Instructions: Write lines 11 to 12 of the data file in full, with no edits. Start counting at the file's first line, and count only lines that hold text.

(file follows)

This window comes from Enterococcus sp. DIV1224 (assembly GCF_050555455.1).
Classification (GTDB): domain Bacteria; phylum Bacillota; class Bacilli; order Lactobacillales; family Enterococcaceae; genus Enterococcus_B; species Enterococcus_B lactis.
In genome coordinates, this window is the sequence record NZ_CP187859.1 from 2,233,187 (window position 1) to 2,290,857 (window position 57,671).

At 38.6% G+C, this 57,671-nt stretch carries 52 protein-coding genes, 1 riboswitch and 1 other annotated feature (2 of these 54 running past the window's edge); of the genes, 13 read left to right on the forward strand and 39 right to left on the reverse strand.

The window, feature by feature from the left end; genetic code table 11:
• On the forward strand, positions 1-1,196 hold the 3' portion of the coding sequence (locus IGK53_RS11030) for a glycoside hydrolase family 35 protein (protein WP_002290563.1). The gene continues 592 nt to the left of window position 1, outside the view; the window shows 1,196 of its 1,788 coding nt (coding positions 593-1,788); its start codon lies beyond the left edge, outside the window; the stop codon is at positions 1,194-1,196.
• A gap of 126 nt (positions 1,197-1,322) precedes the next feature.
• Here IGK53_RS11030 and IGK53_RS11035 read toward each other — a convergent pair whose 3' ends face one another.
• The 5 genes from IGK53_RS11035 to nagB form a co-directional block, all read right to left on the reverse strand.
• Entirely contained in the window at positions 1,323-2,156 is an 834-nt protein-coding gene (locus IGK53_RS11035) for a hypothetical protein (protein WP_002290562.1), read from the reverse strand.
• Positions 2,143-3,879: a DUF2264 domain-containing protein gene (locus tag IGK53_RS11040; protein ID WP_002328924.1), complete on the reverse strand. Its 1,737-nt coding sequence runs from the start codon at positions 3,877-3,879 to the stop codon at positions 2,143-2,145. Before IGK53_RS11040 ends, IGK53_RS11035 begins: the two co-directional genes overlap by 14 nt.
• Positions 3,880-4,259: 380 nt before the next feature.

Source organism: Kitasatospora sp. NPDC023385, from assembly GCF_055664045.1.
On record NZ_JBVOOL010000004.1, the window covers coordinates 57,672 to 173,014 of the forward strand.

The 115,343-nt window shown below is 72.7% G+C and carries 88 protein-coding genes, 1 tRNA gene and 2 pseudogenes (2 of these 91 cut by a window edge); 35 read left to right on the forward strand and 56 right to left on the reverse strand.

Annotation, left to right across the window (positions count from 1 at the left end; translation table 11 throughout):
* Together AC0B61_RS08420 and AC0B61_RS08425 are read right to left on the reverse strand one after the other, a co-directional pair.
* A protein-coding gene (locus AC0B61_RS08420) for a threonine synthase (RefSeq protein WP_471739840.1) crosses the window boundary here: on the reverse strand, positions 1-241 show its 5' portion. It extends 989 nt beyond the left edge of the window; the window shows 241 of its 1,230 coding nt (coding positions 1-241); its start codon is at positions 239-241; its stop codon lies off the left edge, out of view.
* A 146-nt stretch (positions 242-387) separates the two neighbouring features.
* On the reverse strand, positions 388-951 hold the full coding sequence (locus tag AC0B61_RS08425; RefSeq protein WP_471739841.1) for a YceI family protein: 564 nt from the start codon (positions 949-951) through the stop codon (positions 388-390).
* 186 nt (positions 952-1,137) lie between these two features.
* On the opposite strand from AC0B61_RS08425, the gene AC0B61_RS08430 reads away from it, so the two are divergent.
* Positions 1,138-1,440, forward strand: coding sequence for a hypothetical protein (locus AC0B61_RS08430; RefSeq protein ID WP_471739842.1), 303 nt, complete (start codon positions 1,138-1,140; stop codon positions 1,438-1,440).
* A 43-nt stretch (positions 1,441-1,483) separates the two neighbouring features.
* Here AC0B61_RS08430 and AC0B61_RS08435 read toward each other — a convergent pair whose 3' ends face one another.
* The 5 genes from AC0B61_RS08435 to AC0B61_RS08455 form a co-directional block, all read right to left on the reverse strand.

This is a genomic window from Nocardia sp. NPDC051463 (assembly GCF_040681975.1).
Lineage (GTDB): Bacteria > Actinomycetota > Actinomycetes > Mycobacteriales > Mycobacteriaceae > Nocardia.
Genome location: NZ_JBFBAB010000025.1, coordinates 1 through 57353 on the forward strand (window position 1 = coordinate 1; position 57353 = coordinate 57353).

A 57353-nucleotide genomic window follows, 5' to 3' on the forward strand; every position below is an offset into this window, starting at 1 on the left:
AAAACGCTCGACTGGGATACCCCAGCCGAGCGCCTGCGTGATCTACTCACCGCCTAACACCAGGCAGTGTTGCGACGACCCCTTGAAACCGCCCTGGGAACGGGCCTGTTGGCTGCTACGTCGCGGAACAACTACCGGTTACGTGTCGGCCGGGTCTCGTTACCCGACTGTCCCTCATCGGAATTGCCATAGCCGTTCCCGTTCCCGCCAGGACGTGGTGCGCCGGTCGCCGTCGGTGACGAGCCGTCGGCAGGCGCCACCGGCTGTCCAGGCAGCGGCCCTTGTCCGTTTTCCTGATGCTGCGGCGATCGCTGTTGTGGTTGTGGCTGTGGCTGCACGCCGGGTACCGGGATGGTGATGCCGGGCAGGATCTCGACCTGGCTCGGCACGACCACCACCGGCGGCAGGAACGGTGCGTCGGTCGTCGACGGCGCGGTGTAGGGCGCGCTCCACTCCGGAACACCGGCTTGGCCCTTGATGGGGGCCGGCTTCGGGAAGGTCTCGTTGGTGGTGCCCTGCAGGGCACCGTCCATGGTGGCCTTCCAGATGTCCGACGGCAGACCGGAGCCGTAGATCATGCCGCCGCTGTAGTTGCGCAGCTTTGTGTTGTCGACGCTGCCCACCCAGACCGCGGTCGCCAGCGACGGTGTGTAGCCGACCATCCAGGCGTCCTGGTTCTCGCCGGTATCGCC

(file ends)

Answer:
• Positions 2,143-3,879: a DUF2264 domain-containing protein gene (locus tag IGK53_RS11040; protein ID WP_002328924.1), complete on the reverse strand. Its 1,737-nt coding sequence runs from the start codon at positions 3,877-3,879 to the stop codon at positions 2,143-2,145. Before IGK53_RS11040 ends, IGK53_RS11035 begins: the two co-directional genes overlap by 14 nt.
• Positions 3,880-4,259: 380 nt before the next feature.